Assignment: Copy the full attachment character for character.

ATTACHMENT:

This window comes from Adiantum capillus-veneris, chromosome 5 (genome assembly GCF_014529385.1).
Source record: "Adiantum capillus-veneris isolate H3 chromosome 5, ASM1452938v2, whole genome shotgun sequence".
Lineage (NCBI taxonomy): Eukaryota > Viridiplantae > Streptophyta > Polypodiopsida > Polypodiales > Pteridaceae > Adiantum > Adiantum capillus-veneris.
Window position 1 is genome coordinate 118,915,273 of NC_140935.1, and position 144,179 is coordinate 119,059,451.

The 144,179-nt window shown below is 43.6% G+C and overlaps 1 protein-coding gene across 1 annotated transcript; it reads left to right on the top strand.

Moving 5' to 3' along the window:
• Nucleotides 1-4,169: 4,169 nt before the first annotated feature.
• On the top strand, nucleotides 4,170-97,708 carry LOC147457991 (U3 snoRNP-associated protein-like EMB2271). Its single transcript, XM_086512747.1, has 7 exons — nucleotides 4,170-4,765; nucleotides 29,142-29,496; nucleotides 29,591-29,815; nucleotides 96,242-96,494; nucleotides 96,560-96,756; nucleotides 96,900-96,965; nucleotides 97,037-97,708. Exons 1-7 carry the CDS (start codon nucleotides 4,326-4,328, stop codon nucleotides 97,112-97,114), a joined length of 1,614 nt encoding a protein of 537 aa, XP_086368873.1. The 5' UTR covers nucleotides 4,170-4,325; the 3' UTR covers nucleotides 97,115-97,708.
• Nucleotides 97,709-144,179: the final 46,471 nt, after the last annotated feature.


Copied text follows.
This window comes from Adiantum capillus-veneris, chromosome 5 (genome assembly GCF_014529385.1).
Source record: "Adiantum capillus-veneris isolate H3 chromosome 5, ASM1452938v2, whole genome shotgun sequence".
Lineage (NCBI taxonomy): Eukaryota > Viridiplantae > Streptophyta > Polypodiopsida > Polypodiales > Pteridaceae > Adiantum > Adiantum capillus-veneris.
Window position 1 is genome coordinate 118,915,273 of NC_140935.1, and position 144,179 is coordinate 119,059,451.

The 144,179-nt window shown below is 43.6% G+C and overlaps 1 protein-coding gene across 1 annotated transcript; it reads left to right on the top strand.

Moving 5' to 3' along the window:
• Nucleotides 1-4,169: 4,169 nt before the first annotated feature.
• On the top strand, nucleotides 4,170-97,708 carry LOC147457991 (U3 snoRNP-associated protein-like EMB2271). Its single transcript, XM_086512747.1, has 7 exons — nucleotides 4,170-4,765; nucleotides 29,142-29,496; nucleotides 29,591-29,815; nucleotides 96,242-96,494; nucleotides 96,560-96,756; nucleotides 96,900-96,965; nucleotides 97,037-97,708. Exons 1-7 carry the CDS (start codon nucleotides 4,326-4,328, stop codon nucleotides 97,112-97,114), a joined length of 1,614 nt encoding a protein of 537 aa, XP_086368873.1. The 5' UTR covers nucleotides 4,170-4,325; the 3' UTR covers nucleotides 97,115-97,708.
• Nucleotides 97,709-144,179: the final 46,471 nt, after the last annotated feature.